Mark Zuckerberg could save the University of California.
Once Facebook goes public later this year, the company founder and California resident plans on exercising a stock option potentially worth $5 billion, which could bring in as much as $500 million for the state once taxed.
“If it is as big as it is being billed, then on behalf of a grateful state, I will go to Mark Zuckerberg’s house and either wash his windows or mow his lawn,” said H.D. Palmer, spokesperson for the state Department of Finance, to the Associated Press.
Lawmakers are hopeful that revenues from Zuckerberg’s taxes along with hundreds of millions of dollars of tax revenue from investors benefiting from stock transactions in the short term could be used to plug funding holes in the state’s budget.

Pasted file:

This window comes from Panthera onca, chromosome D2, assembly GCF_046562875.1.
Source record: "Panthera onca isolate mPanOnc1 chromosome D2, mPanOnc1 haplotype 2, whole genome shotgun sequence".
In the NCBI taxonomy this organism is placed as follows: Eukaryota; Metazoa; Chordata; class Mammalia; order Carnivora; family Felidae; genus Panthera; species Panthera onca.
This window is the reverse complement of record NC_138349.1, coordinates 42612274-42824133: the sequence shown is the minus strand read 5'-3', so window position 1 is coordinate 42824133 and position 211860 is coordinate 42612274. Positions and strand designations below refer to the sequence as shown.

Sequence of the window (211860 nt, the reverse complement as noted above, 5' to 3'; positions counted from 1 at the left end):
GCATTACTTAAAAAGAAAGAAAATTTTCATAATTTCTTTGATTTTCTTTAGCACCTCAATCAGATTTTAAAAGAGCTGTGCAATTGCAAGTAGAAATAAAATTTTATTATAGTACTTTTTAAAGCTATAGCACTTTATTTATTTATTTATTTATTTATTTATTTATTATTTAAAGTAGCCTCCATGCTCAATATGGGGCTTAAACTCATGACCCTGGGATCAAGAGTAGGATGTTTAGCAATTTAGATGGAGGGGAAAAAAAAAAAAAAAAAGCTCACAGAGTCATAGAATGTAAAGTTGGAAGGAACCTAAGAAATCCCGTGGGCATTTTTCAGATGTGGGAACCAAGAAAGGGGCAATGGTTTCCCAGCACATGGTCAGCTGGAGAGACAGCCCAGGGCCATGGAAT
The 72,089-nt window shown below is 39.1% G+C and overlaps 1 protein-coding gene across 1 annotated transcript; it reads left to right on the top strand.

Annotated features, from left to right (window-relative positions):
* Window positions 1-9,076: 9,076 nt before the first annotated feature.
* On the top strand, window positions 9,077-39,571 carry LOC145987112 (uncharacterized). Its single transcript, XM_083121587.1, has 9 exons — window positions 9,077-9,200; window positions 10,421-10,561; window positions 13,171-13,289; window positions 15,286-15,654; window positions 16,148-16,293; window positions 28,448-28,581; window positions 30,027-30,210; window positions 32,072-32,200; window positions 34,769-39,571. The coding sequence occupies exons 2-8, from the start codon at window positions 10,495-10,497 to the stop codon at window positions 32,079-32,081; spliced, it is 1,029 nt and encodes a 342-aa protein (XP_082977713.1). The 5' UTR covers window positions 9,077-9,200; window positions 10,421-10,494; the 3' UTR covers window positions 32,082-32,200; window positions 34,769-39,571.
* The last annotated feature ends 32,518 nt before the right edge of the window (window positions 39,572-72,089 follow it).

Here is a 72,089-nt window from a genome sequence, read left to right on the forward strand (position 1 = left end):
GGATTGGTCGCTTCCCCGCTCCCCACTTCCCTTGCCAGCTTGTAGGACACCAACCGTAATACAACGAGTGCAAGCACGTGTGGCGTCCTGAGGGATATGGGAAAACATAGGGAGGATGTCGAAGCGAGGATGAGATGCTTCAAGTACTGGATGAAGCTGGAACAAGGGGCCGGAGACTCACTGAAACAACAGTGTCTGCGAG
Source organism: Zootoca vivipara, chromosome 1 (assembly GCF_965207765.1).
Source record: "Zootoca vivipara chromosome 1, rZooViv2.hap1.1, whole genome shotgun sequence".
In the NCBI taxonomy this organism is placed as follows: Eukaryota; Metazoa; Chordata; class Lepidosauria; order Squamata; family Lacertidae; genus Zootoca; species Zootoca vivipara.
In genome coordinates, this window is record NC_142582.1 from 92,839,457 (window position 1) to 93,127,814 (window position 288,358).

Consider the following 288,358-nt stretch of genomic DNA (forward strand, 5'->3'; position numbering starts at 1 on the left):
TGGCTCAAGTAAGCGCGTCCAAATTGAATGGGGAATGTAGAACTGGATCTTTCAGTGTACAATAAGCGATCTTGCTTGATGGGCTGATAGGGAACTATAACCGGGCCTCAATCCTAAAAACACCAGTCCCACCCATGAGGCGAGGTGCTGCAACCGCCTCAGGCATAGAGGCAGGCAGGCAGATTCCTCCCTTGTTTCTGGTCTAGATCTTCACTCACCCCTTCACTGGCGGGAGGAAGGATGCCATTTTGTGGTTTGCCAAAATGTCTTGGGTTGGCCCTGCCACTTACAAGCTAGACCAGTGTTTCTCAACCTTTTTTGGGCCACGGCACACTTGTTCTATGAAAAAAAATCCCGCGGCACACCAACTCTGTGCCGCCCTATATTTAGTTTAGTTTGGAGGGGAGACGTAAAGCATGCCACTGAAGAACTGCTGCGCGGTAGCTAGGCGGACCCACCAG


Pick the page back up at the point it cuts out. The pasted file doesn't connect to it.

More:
The revenues could be used to avoid cuts to the UC and California State University, which each face $200 million cuts under Gov. Jerry Brown’s proposed 2012-13 budget, should voters reject his November tax initiative.
State Assemblymember Connie Conway, R- Tulare, and state Senate Republican Leader Bob Huff, R- Diamond Bar, issued a statement Feb. 3 asking that the money be spent on the state’s K-12 system. Brown’s proposed budget would reduce funding for public education by more than $4 billion.
The state Legislative Analyst’s Office titled the anticipated influx of Facebook-related funds “The Facebook Effect” in its overview of Brown’s proposed budget.
But it may be some time before the state actually sees the full extent of the anticipated revenues. Revenues from Google’s initial public stock offering only began trickling in to the state two years after the company went public in 2004.
Curan Mehra covers higher education.
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